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Britton Chance: An Appreciation

R.J.P. Williams

14 February 2011

Brit was a highly refined innovator in experimental spectroscopy of rates of chemical change who for me provided especially two deep insights into mechanisms associated with electron transfer in biological metabolism. One of them led to the use of Marcus theory of electron tunnelling and the other to understanding of energy transduction in both oxidative and photo synthesis of pyrophosphate (ATP). The understanding of electron transfer over large distances through a particular protein matrix by quantum mechanical tunnelling was put forward by Brit with the assistance of De Vault. I have played a minor part in exploiting the idea to the general way electron transfer in proteins could be related to the distance of separation of reaction centres. By far the major contribution came from my other colleague and friend in the Biochemistry Department of the University of Pennsylvania, Leslie Dutton. The success of the work is well-known worldwide. The second insight by Brit and his colleagues was in the study of oxidative and photosynthesis energy transduction on using analysis of the succession of electron transfer and other steps of an unknown chemical character by a long series of sophisticated spectroscopic observations. Brit succeeded in resolving and analysing experiments between 1950 and 1980. The finding in the work which intrigued me was the fact that there were certain spectral “cross-over” points in the series of steps which could be related in certain chemical events in the sequence. Wondering about the steps I came to the conclusion that the chemical nature of the cross-over points had to refer to the common production of chemical intermediates as each one contributed to the transduction of electron flow to energy conservation in pyrophosphate (ATP). The singular intermediate which satisfied the chemical and spectral data was a proton gradient. Shortly afterwards Mitchell developed a similar hypothesis of protons based on a much simpler description readily understandable by biologists but very unsatisfactory chemically. The development of Mitchell’s description led to the award of the Nobel Prize many years later. As a consequence the very sophisticated spectroscopic study by Brit and the insight shown are rarely mentioned. I doubt that many understood his experiments or my interpretation.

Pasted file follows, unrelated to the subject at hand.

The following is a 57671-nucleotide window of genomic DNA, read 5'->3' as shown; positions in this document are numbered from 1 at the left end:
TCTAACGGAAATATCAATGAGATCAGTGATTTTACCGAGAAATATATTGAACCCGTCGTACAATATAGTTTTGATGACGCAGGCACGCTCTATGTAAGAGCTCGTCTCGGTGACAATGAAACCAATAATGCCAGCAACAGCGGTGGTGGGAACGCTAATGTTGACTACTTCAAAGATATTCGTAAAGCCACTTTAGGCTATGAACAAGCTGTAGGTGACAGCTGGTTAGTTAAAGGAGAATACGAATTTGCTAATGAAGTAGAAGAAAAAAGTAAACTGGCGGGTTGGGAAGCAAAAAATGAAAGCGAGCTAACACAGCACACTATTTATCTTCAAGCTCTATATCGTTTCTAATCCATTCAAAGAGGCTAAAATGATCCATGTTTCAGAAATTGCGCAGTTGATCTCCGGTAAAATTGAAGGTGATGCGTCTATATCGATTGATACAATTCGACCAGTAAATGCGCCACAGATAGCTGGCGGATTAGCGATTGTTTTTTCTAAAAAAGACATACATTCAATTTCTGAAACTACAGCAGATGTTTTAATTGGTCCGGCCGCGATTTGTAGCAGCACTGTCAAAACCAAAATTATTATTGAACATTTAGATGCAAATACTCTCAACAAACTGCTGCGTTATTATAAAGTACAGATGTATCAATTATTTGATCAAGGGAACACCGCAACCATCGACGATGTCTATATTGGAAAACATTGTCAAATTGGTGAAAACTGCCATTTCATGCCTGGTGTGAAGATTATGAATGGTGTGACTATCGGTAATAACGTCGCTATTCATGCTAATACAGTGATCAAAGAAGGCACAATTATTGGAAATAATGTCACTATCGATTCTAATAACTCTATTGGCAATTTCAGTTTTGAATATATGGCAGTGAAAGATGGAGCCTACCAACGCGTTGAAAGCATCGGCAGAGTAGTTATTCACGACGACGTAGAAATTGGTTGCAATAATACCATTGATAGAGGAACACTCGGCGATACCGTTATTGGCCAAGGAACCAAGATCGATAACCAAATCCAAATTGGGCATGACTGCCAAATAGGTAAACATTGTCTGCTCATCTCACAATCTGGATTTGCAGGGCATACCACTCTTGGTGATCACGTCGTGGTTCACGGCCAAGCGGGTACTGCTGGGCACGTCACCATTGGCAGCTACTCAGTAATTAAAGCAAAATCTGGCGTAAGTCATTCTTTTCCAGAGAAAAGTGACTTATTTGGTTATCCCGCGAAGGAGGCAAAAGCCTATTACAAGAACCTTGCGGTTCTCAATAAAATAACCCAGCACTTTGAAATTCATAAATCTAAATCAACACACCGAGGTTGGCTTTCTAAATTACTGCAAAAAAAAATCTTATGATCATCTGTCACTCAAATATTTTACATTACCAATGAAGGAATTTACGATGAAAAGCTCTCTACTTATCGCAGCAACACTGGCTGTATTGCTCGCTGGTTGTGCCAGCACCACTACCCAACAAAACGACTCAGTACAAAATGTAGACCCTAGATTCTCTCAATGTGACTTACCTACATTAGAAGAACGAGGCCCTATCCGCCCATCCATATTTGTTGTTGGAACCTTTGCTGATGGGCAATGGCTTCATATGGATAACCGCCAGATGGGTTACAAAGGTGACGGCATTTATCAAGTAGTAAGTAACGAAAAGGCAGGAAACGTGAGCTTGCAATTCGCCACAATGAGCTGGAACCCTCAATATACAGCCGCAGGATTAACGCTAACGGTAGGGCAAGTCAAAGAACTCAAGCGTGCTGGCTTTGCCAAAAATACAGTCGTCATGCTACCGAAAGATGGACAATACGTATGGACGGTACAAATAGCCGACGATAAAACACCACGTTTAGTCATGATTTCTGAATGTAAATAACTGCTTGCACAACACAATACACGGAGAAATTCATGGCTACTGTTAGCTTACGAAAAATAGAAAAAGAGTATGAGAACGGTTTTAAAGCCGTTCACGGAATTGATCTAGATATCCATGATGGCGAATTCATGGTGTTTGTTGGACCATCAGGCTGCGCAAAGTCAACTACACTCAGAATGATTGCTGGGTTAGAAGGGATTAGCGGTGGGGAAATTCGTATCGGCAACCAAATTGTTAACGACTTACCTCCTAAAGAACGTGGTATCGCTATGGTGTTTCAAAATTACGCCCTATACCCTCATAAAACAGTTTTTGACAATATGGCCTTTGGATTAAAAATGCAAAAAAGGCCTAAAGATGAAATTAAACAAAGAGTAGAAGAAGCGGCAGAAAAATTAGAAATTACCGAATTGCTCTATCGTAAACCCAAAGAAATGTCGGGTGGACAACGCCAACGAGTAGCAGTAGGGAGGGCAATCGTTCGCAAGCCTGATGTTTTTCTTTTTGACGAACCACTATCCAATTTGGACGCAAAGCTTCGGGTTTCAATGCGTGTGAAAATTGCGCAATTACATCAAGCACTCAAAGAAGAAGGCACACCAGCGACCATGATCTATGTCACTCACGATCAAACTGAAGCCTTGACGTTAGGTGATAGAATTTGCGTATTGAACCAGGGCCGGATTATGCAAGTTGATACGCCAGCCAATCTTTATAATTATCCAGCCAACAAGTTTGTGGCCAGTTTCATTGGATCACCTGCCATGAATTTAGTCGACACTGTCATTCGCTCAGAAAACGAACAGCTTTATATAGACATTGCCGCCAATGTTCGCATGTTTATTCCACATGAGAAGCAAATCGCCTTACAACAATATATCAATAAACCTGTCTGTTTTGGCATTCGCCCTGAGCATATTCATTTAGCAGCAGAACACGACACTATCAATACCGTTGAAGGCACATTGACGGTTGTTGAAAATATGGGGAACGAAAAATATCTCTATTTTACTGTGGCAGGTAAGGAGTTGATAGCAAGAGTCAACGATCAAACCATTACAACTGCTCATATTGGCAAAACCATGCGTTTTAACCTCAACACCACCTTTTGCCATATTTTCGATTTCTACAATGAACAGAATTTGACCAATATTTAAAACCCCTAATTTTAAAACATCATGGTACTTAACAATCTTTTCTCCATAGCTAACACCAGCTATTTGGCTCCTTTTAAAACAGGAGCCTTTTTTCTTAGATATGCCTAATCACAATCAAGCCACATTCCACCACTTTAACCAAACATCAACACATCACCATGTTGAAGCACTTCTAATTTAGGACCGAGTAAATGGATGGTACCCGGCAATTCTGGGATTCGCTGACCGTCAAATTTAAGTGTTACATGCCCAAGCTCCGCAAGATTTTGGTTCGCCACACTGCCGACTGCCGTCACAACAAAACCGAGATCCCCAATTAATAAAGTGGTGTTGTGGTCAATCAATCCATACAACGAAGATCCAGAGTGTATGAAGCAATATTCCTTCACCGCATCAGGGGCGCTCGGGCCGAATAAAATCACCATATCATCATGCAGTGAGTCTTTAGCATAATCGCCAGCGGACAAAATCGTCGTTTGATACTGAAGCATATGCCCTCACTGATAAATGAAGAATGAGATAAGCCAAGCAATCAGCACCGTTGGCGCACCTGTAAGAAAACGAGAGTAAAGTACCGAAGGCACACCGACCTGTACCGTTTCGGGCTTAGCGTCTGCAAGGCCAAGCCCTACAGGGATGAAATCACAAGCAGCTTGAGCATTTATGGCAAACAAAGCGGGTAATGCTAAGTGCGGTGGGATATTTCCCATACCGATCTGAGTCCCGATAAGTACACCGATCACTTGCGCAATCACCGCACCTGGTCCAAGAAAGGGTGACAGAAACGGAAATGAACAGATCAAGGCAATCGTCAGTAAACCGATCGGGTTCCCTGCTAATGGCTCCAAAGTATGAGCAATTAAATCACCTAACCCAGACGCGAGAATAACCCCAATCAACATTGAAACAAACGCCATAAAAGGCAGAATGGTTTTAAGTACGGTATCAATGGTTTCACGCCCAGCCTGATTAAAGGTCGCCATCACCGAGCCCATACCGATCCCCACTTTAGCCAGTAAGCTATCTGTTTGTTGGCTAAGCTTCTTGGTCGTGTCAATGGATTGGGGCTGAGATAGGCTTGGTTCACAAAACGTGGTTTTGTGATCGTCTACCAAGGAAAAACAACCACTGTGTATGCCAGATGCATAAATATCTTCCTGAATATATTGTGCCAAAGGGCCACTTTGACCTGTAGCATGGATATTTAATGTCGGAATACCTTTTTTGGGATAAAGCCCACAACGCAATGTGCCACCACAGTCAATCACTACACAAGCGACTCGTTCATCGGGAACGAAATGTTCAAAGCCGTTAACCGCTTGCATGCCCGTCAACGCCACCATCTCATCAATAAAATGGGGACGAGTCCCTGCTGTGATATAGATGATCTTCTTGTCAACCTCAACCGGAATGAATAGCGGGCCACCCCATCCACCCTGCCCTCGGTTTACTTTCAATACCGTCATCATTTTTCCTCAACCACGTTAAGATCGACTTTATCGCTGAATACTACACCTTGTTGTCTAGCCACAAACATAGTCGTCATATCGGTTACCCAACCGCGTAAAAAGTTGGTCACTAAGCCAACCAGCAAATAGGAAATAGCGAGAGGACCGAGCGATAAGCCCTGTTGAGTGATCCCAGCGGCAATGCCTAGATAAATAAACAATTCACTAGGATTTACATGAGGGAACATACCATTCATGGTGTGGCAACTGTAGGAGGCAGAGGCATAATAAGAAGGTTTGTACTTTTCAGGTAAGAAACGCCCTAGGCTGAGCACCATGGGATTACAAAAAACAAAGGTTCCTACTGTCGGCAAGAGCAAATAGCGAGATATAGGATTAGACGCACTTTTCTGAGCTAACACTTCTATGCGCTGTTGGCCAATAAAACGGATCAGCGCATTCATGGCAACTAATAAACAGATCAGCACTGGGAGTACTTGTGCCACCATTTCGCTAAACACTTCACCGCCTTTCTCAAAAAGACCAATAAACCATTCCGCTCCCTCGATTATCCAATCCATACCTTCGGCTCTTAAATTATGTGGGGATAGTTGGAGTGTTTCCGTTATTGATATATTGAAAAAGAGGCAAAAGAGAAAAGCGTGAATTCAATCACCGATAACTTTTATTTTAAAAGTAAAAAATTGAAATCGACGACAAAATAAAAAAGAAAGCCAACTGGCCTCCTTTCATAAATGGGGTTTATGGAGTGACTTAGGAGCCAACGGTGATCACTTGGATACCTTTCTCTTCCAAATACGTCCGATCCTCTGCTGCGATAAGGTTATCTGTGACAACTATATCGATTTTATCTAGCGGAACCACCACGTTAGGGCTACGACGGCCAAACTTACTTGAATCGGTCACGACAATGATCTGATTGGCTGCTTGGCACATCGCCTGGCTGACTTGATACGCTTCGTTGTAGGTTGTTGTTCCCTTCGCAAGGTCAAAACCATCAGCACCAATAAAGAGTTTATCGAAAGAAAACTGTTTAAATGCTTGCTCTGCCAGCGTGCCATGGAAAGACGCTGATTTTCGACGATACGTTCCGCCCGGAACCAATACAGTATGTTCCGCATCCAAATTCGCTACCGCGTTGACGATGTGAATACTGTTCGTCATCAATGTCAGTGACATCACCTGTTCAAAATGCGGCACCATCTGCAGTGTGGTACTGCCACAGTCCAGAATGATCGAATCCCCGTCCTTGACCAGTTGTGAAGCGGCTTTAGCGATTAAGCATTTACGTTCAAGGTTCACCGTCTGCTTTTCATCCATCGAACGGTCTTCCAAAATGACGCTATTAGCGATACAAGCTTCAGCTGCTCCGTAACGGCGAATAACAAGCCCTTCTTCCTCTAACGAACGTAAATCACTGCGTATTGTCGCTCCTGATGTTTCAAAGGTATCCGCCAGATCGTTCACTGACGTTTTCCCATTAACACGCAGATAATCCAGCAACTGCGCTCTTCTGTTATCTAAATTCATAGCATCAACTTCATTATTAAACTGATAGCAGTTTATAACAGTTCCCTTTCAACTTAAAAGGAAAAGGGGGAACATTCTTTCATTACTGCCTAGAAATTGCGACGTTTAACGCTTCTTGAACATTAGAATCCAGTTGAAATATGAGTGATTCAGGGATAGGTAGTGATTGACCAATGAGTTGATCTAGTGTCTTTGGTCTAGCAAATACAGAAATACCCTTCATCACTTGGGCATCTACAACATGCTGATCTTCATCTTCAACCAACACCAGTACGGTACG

Brit was a serious man in his science but he had a lighthearted touch coloured by somewhat sharp humour. When he first heard Mitchell’s and my views at closely the same time around 1965 he remarked to me, ‘It is strange RJP (he always addressed me by my initials) that you and Mitchell look alike’ (we both had long hair then). Very touchingly and much later he proposed that the general idea of proton gradient energy transduction should be called the Mitchell/Williams hypothesis. Kind thought that it was I did not believe it would catch on as Mitchell’s name, not mine, by that time dominated the textbooks.

In closing let me say that I always respected Brit’s ability and achievements and much enjoyed the exchange of banter with him. Your University will find it hard to replace a man of his talent who gave so much of his time to science within it.

– R.J.P. Williams